Documentation Will Keep You Sane

It's 30 minutes before the time to head home for the weekend and the calls start coming to your desk. "E-mail is down", says one caller. "I can't get online to check my flight status!", says another caller. "The accounting backups don't seem to be working.", comes from yet another caller. You're the only IT guy onsite and there goes your evening plans. Have you been there? I have. Any one of these issues can cause you instant stress, but what happens if you get multiple issues simultaneously? Worse, what happens when this happens while you are gone on that much needed Carribbean cruise and a consultant has to be called in to cover? There is one thing that is absolutely necessary in the troubleshooting effort, whether it be on your own, in tandem with another technician, or by an outside consultant coming in. Documentation. There are many times where I have gone to a client's plant and found little to none, or even worse, outdated documentation.
It's easy to overlook documentation. It takes time to compile and organize, especially if it is done after the fact. Deciding what should be documented and how is the next challenge. Do you use paper notebooks, spreadsheets, or a wiki? Do you start at a specific time and document anything new or done since that point, or do you go back, inventory and catalog everything? Do you maintain a history on each piece of equipment? All of this takes time, and when you are a one or two man shop, it is more than daunting, and people outside of your department rarely see the benefit, though you will the first time you need it and it is there. You also have to look at the size of your plant and decide what is important to document and what is not.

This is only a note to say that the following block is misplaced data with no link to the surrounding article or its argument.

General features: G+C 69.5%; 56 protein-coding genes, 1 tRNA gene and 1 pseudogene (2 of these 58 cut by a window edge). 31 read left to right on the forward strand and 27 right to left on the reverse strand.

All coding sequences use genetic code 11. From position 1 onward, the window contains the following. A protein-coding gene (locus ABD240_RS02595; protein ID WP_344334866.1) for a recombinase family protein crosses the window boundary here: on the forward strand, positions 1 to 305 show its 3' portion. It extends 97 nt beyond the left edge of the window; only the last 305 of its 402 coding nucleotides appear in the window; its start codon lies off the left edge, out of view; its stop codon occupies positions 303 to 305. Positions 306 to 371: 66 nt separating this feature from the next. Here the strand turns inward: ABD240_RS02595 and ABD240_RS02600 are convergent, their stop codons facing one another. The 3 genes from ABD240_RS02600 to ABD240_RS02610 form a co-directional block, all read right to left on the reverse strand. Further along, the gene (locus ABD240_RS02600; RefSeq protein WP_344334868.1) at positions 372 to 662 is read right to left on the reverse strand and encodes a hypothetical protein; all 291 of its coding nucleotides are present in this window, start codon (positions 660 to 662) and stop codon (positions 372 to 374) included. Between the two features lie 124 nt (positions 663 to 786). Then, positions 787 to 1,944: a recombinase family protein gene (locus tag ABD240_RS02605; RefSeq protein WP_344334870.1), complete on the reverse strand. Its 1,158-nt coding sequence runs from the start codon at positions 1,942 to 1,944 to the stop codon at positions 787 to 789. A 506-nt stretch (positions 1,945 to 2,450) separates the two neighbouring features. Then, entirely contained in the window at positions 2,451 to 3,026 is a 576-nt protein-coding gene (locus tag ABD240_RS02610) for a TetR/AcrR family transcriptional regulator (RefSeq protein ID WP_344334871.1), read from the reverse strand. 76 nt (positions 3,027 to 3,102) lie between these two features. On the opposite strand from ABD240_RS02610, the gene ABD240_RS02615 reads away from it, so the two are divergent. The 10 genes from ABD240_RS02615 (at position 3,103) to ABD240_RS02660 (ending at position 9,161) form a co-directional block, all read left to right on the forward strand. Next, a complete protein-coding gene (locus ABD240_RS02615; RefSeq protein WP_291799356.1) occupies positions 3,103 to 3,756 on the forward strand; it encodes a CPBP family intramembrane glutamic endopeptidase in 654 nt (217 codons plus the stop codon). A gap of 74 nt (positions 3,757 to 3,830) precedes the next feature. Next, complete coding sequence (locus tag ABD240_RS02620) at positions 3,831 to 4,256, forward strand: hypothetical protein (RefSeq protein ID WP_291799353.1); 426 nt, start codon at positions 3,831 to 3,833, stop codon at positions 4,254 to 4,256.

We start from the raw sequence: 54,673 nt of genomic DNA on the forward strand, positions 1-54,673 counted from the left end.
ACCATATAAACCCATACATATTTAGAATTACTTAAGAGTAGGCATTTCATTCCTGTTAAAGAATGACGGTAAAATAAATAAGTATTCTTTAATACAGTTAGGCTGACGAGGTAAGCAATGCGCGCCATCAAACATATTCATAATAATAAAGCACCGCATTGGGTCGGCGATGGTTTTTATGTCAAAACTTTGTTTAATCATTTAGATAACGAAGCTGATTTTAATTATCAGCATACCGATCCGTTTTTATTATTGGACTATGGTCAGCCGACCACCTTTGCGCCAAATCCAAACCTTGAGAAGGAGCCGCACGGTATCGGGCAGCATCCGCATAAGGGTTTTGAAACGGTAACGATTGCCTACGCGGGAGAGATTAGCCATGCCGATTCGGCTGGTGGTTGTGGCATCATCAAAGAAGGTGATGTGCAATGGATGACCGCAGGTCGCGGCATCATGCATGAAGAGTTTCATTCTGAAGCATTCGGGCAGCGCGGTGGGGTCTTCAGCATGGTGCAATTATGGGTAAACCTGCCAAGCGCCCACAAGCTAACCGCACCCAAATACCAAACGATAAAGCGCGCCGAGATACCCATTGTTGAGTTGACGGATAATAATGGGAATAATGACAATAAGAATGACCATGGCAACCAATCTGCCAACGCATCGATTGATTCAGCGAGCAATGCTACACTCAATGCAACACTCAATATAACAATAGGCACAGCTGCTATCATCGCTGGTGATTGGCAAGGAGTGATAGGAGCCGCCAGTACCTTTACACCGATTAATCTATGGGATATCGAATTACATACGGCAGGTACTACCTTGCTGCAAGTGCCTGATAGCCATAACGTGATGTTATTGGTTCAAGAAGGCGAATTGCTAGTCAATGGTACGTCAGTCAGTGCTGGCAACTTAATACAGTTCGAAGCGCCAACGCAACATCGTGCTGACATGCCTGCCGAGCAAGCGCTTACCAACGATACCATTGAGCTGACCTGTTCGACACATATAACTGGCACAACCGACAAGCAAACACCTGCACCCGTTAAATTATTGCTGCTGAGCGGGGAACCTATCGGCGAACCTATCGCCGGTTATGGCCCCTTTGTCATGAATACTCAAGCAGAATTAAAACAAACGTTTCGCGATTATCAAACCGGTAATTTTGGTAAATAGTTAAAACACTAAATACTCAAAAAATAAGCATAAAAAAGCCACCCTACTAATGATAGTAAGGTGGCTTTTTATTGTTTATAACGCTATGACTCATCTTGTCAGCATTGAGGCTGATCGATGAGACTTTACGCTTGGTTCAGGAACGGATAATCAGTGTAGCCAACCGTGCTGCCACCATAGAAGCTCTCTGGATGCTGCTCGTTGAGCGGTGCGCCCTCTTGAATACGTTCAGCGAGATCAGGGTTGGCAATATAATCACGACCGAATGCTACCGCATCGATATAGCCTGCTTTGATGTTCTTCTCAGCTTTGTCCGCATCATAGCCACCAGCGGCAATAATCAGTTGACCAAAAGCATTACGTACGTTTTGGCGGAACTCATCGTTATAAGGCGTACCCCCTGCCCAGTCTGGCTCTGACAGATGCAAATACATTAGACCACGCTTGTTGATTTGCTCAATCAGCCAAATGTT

Whether to use electronic documentation or not depends on your use. If you are a one man shop that only needs access to the documentation in one place, paper notebooks can work. You can also keep electronic documentation on your laptop or in a cloud drive. However, keep in mind if you are a one man shop, someone else may need access if you are unavailable. There are many wiki platforms that can be secured and used. Cloud drives with documented access are also a good solution. Keep in mind, you don't want your documenation in a place that can be down by a network or system problem.
For instance, you may be a school that has a dozen or so different servers and a few dozen specific workstations followed up by 300 desktops or laptops that are all of a similar make and model with the same software loadout. Do you document every single PC? I wouldn't, other than location, make & model, install date, and repair log. The other servers and specialty workstations should have more documentation. Make, model, install date, location, and repair log are musts for everything, but for these you should also log a hardware configuration, all installed software with versions and install date. The same holds true for all network connected hardware (i.e. network switches, access points, printers, routers, etc.). For all hardware devices a copy of the running configuration should also be kept.
How could all of this documentation have helped us with the opening scenario? We look into our documentation and see that a new device that was preconfigured was placed on the network this afternoon. Our documentation tells us that it is in a particular classroom and to be plugged into a particular network switch. We walk over there and see that the teacher has plugged it in to the network, but instead of plugging in the LAN port, they plugged the console port into the network switch and locked up the network with garbage traffic. You move the patch cord and everything is back up and running. You look like the genius hero, and the teacher is very thankful. Most of all you make it home for dinner with your spouse on time. That is priceless!
Documentation saved the day!

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